Sophomore Gabe Vidlak became Cascade Christian’s first state champ, taking the 113 title. In the girls exhibition competition, North Medford junior Kyleigh Lopez triumphed dat 110 for her third title, and Phoenix sophomore Emma Truex won at 125.


* Dylan Wu finishes Northwestern career, qualifies for the Web.com Tour.

* Wildfire smoke plays havoc with local athletic schedules.

* Medford Mustangs win an appeal to capture their fifth straight state championship.

* Medford’s Dick Fosbury is celebrated on the 50th anniversary of his Olympic heroics.

* St. Mary’s girls golf team, led by freshman individual winner Baylee Hammericksen, claims third straight state crown with record score.

* Ashland’s Sam Gaviglio draws 24 major league starts with Toronto, going 3-10.

* SOU runner Jessa Perkinson is an All-American for the 14th time.

* The Medford Rogues get a new league and a new owner.

* Crater’s Kiefer Edwards is 5A boys basketball player of the year.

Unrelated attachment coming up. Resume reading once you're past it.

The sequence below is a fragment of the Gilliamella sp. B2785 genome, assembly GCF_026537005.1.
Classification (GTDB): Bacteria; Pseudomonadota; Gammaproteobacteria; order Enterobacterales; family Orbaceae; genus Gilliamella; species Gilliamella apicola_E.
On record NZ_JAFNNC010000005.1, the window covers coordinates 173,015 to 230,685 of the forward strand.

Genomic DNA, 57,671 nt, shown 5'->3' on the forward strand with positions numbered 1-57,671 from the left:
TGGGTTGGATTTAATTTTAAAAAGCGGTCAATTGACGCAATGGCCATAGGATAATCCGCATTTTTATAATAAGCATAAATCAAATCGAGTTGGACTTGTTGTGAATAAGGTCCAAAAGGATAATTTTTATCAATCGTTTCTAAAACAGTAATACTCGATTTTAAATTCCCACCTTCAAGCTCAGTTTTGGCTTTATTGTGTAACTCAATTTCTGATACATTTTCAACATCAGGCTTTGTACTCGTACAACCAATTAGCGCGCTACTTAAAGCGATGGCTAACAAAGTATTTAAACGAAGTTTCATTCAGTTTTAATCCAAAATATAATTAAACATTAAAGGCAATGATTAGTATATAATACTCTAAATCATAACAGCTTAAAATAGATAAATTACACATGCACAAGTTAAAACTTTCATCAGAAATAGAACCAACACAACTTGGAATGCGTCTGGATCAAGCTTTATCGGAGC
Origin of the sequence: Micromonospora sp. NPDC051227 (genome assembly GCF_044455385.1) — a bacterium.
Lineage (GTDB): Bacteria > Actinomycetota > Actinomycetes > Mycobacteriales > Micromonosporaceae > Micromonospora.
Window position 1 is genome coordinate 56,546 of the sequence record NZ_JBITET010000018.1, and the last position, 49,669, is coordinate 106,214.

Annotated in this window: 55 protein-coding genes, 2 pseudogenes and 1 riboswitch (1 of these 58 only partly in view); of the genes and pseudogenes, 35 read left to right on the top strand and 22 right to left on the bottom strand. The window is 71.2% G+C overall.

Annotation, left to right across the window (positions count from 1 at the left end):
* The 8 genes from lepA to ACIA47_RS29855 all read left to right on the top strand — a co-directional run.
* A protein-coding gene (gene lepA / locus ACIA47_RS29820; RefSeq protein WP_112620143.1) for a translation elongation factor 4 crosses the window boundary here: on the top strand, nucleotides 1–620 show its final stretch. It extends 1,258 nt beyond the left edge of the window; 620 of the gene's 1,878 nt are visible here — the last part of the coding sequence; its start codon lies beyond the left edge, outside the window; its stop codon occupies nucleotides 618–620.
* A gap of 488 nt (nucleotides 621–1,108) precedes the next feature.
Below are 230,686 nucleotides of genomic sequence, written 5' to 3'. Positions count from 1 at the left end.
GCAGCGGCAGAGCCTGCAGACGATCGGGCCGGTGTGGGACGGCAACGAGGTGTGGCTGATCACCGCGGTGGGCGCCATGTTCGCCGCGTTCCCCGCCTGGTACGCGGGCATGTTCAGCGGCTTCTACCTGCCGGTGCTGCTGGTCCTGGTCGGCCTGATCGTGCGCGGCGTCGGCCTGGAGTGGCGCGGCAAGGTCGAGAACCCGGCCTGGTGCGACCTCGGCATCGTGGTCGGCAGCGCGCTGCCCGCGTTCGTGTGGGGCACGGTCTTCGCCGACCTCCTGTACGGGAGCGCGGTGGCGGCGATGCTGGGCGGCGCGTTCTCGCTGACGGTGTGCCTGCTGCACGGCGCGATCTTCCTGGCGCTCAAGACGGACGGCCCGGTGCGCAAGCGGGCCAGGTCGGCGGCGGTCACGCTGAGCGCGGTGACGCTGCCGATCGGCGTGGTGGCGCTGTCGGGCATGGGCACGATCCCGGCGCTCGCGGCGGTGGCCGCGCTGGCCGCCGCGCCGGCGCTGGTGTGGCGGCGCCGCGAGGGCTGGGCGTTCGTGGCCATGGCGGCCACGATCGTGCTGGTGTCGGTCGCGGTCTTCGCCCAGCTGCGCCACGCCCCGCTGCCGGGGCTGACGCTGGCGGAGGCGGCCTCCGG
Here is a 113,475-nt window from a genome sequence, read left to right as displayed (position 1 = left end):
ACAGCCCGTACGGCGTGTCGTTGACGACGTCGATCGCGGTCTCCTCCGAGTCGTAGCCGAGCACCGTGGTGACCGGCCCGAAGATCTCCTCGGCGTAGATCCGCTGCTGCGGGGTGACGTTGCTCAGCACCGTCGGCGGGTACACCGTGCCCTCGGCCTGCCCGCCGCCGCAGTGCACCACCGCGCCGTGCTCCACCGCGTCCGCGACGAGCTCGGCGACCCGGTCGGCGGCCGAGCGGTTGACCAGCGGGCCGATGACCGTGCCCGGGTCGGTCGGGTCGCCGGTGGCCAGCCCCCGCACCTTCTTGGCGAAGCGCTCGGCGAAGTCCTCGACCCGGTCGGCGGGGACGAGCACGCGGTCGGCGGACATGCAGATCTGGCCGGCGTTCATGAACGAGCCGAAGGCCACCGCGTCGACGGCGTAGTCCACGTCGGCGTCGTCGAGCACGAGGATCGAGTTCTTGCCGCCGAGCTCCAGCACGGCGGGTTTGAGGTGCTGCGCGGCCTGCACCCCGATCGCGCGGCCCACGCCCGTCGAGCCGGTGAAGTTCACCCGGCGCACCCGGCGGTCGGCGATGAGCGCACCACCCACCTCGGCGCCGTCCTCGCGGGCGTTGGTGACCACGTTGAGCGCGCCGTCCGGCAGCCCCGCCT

* SOU’s athletic facility, Lithia Motors Pavilion, opens for use.

* Jason Atkinson of Central Point heads the Portland Diamond Project.

* Ashland’s Jasper Weatherby is taken in the fourth round of the NHL draft.

* Crater’s Nate Bittle emerges as one of the nation’s leading basketball recruits.

* The Oklahoma City Thunder waive Medford’s Kyle Singler.

* The SOU men’s and women’s cross country teams claim the combined national title.

* Crater garners its third straight boys cross country state championship.

* Steve Turner returns to North Medford as head football coach.

* Cascade Christian advances to the 3A football state championship game.

* SOU’s men’s soccer team advances to second round of nationals.

* SOU’s women’s basketball team make the national tournament.


Three notable local sports figures passed away in 2018 and were remembered through stories in our pages:

* Kevin Towers, 56, was a 1979 Medford High graduate who went on to become general manager of the San Diego Padres and Arizona Diamondbacks.

* Harry Mondale, 86, started the Phoenix High wrestling program and led it to seven state championships and seven state runner-up finishes over 39 seasons.

* Dan Bulkley, 101, was a pioneer in Southern Oregon University’s track and field and physical education programs and a masters athlete of world repute.